One of the most common eye disorders people of all ages can develop is astigmatism. Nonetheless, despite how normal it is, a good number of adults do not know how to tell if they have this issue. When you develop astigmatism, it means that your cornea's curvature has become compromised. And although astigmatism is not life-threatening and does not pose the threat of vision loss, it is accompanied by uncomfortable side effects that can make your daily life quite frustrating. Fortunately, once an optometrist diagnoses this eye condition, it can easily be remedied by wearing a pair of prescription spectacles or contacts. Since some people may not know they have astigmatism, here are three of the signs that you should keep a lookout for.
Challenges with night driving
Since your cornea's curvature has changed, you will find that you start to develop problems with processing light. As a result, this can cause significant impairment to your vision when you are driving at night. The changes in the way your eyes process light can cause you some issues during the day, and these issues are substantially pronounced once it is dark. Therefore, if you start to notice that you are experiencing challenges with streetlights, headlights from oncoming traffic and so on, then you should set up an appointment with your optometrist.
The moment that you start to experience frequent headaches without having made any significant changes to your routine, you should be alerted to potential underlying health problems that need to be addressed. One of the possible reasons for these recurring headaches is the onset of astigmatism. When you are suffering from undiagnosed and untreated astigmatism, your eyes will be under significantly more strain. In the beginning, this will manifest in you being unusually lethargic and feeling like you need to nap to give your eyes a rest. While some people may confuse this with eyestrain from working at a computer all day, having persistent headaches should make you contact your optometrist to have your eyes checked.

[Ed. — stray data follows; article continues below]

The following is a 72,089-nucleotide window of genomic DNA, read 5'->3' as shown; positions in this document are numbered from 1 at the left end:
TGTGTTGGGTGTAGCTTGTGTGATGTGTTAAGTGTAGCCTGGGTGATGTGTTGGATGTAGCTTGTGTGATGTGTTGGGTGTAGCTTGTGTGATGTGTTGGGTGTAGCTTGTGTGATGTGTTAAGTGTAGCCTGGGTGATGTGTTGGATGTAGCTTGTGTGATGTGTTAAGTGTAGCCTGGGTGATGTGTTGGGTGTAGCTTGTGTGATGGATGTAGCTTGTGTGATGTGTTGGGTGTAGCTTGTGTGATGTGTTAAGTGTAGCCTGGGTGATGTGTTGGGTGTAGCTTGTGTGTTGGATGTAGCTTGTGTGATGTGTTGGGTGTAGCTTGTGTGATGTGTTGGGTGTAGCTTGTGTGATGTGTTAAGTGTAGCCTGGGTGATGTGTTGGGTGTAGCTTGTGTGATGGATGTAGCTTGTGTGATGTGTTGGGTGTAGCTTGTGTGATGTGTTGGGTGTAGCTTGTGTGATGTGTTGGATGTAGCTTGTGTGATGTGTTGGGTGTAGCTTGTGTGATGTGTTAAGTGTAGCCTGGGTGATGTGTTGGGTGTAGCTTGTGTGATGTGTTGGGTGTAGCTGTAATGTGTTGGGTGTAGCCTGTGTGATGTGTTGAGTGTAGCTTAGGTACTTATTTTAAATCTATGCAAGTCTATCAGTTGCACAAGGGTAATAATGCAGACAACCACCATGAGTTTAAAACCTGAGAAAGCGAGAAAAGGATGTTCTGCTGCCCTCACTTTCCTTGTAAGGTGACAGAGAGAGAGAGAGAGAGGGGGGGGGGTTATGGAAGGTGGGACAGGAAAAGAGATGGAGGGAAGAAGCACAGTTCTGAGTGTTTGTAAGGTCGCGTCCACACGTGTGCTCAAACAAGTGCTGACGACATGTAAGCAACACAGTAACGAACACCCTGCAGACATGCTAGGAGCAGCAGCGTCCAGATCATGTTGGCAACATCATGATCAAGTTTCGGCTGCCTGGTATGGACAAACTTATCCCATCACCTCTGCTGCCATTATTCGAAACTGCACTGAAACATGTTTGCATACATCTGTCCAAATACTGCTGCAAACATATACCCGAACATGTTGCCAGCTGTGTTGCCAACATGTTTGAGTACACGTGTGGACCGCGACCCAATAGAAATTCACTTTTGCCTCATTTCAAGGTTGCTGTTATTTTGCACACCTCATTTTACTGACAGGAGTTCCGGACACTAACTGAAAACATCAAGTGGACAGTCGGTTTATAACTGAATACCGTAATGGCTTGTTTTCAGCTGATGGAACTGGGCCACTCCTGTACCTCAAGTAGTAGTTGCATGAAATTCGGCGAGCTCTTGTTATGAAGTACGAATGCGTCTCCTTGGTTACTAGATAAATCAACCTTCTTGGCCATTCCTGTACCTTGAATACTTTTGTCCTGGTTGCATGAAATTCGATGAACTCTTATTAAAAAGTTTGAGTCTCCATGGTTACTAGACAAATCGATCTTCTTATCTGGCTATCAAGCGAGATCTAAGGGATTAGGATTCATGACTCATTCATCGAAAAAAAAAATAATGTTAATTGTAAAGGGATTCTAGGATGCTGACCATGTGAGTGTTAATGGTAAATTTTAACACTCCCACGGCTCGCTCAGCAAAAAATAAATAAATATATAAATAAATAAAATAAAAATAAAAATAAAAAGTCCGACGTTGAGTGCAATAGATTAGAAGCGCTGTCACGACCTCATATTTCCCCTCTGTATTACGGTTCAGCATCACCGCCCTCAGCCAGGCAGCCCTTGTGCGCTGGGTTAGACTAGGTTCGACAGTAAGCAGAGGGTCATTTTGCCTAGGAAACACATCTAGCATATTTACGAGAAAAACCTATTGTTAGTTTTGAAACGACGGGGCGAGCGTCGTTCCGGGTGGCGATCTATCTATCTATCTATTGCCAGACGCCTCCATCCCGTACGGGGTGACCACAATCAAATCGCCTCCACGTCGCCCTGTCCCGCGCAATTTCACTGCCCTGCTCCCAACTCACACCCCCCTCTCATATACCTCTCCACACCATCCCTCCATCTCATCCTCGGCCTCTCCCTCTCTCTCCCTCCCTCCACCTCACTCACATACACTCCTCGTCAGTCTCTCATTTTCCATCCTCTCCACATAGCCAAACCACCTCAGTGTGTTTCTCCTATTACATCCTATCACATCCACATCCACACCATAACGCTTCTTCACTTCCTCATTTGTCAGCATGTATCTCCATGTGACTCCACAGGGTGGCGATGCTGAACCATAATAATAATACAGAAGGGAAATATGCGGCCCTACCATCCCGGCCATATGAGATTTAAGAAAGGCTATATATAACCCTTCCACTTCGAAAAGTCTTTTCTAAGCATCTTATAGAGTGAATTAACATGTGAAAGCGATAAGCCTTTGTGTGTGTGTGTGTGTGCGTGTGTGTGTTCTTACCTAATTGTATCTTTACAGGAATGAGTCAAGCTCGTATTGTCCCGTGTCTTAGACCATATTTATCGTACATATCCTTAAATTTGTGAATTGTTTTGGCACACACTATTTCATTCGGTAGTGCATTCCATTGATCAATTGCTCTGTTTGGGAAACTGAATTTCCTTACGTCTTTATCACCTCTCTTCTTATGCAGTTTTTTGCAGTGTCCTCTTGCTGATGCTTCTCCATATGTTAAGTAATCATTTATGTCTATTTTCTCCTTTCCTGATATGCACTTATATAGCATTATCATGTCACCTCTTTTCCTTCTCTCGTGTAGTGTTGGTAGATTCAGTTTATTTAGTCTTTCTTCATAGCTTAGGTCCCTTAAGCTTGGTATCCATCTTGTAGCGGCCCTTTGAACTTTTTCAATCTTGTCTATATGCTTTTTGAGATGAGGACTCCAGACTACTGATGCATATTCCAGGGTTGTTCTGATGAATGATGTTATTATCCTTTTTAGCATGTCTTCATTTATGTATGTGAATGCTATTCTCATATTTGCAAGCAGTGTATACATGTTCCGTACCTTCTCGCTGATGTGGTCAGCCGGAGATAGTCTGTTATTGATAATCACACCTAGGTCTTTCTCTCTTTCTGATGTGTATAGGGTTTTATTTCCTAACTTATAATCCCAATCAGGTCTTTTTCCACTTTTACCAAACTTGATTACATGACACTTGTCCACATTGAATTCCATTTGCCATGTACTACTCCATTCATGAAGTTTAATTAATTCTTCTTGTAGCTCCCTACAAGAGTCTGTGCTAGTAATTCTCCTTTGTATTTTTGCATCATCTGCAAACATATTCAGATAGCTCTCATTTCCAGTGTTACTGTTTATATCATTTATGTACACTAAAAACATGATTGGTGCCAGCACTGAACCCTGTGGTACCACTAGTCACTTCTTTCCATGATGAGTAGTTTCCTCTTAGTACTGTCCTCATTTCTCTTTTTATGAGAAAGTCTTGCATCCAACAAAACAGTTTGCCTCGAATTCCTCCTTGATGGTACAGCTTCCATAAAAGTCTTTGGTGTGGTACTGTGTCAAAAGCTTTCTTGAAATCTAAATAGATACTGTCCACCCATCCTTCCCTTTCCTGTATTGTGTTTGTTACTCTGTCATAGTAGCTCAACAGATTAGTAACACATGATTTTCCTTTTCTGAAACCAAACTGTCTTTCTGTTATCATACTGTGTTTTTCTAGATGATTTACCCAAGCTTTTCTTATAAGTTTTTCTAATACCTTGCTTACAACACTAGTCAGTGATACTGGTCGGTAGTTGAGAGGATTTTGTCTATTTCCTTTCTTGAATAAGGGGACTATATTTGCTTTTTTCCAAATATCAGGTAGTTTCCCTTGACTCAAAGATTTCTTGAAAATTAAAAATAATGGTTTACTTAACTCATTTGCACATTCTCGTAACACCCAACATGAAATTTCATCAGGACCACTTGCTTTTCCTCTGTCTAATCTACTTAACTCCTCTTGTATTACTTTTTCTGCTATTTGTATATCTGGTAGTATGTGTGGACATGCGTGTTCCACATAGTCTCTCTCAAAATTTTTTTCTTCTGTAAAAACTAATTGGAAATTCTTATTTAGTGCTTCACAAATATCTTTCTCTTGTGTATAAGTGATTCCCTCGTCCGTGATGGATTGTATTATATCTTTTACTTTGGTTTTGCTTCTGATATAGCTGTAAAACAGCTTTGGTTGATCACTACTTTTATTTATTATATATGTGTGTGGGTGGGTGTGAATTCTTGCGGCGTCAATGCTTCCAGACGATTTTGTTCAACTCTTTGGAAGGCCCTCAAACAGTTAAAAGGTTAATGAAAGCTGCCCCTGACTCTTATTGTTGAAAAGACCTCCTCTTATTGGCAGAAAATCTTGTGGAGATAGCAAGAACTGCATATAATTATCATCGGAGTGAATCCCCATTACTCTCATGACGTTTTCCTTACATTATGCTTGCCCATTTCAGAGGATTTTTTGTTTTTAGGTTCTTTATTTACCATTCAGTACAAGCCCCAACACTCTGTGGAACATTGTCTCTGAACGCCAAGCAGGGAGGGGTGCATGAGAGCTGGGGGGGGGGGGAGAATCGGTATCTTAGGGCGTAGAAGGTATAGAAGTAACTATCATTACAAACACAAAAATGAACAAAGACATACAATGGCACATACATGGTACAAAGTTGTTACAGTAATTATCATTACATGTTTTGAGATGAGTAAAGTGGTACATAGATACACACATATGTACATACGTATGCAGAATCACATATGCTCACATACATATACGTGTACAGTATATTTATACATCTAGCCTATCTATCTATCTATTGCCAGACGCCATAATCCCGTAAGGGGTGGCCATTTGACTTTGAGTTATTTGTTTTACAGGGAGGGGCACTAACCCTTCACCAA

Another symptom of possible astigmatism is when you find it difficult to distinguish people or things that are far off. Usually associated with short-sightedness, blurry vision is also a direct result of having your cornea's curvature jeopardised. It would be smart to see your optometrist to be sure of the cause, be it near-sightedness or astigmatism, so that the vision problems do not become aggravated.Share